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(Enlarge) After attending a four-day football camp at Boston College in June, Century High School’s Josh Bordner was offered a scholarship there, and will become the first Carroll County high school quarterback to commit to an Atlantic Coast Conference program. (Staff photo by Matt Roth)

You might call them the "accidental" quarterbacks.

Century High School's Josh Bordner, Westminster's Andy Gilford and Liberty's Geoff Suddath didn't begin their football careers at the most pivotal position on the field.

None played the position before the eighth grade.

But each has already led their respective teams to a berth in the playoffs -- and as their seniors seasons opened this week, their presence could again help define Carroll County's role in postseason play.

From Century to Boston College

Bordner was a running back and lineman for the Winfield Cavaliers youth football team before becoming the first Carroll high school quarterback to commit to an Atlantic Coast Conference program.

When he made the Century varsity in his sophomore year, Bordner spent most of his time at wide receiver. The Knights already had a solid quarterback in Luke Wright.

But things changed in the off season.

"Coach (Tony) Shermeyer talked to Luke and I about making a switch," Bordner said. "Luke didn't have a problem with it. He was looking to play wide receiver, and it gave me a chance to quarterback the team. At the beginning, no one knew if it was going to be a good move or not."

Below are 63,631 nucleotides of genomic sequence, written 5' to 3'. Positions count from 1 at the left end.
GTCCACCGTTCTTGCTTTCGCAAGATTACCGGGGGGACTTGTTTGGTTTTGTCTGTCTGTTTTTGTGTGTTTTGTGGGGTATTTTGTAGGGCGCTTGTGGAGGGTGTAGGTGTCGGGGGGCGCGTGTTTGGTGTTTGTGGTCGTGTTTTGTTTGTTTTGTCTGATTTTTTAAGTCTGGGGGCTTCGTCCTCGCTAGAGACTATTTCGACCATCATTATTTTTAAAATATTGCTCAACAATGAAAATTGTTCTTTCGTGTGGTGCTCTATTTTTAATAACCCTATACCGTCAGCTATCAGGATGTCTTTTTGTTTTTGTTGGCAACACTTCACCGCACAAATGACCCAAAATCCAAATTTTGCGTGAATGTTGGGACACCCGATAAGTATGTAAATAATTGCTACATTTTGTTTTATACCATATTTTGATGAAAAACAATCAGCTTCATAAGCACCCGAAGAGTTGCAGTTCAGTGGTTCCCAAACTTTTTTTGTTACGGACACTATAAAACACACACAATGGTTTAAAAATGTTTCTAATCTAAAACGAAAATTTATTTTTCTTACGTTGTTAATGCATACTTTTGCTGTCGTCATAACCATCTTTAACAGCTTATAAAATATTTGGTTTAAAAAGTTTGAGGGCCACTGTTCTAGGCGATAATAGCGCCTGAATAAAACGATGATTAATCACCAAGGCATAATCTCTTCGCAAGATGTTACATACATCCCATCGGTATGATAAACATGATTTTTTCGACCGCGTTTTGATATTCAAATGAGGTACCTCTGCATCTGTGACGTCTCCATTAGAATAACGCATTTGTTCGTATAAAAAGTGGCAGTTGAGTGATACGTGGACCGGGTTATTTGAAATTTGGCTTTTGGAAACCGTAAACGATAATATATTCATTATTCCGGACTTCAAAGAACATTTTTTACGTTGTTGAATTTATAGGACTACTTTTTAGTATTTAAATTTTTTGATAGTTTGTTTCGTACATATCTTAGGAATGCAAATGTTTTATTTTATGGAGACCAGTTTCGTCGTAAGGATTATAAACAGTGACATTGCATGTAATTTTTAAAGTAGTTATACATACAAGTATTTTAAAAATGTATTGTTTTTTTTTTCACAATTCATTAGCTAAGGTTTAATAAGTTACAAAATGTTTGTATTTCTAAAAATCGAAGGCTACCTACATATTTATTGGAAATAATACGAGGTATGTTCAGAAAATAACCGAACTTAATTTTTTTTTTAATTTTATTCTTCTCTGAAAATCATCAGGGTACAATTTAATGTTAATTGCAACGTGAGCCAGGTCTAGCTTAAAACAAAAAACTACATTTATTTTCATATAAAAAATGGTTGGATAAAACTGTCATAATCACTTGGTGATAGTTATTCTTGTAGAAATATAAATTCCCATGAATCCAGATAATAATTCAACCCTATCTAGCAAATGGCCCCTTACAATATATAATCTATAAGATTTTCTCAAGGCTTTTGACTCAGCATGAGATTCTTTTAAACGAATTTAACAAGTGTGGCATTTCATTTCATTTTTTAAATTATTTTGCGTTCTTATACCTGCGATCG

Century went from a .500 team to the top of the county. Bordner and Wright connected often as the Knights became the first county team in 30 years to post an undefeated regular season, they won county and region titles and also made it to the Class 2A state semifinals before losing to eventual champion River Hill.

Bordner also was one of the top tacklers for Century's defense, which held playoff opponents Liberty and Middletown without an offensive touchdown.

"Josh has earned everyone's respect, because he's not just a quarterback but also plays on the other side of the ball," said first-year Century head coach Jim Holzman. "He's just as driven defensively as he is at quarterback."

After the season, Bordner started at forward for a Century basketball team that won county and region titles. The Century senior was a standout pitcher for the Knights, and many thought that he would play college ball in that sport.

But in June, Bordner attended a four-day football camp at Boston College. Eagles' assistant coach Ryan Day called him on Father's Day with a scholarship offer, and Bordner accepted. He will play quarterback for a college program that has turned out such great signal-callers as 1984 Heisman Trophy winner Doug Flutie and Matt Ryan, the 2008 Offensive Rookie of the Year with the Atlanta Falcons.

"I'm ecstatic," Bordner said. "The academics are really strong at BC, and my parents always told me that academics come first. It's a place where I can learn a ton."

Before he leaves for Boston College, Bordner wants to help Century reach its goals for the 2009 campaign.

"I'm looking to have a winning record and return to the playoffs," he said. "I know it won't be easy, though, because a lot of teams will want to get back at us for last year."

On the wings of an Owl

One of those teams vying for a little payback against Century might be Westminster and quarterback Andy Gilford.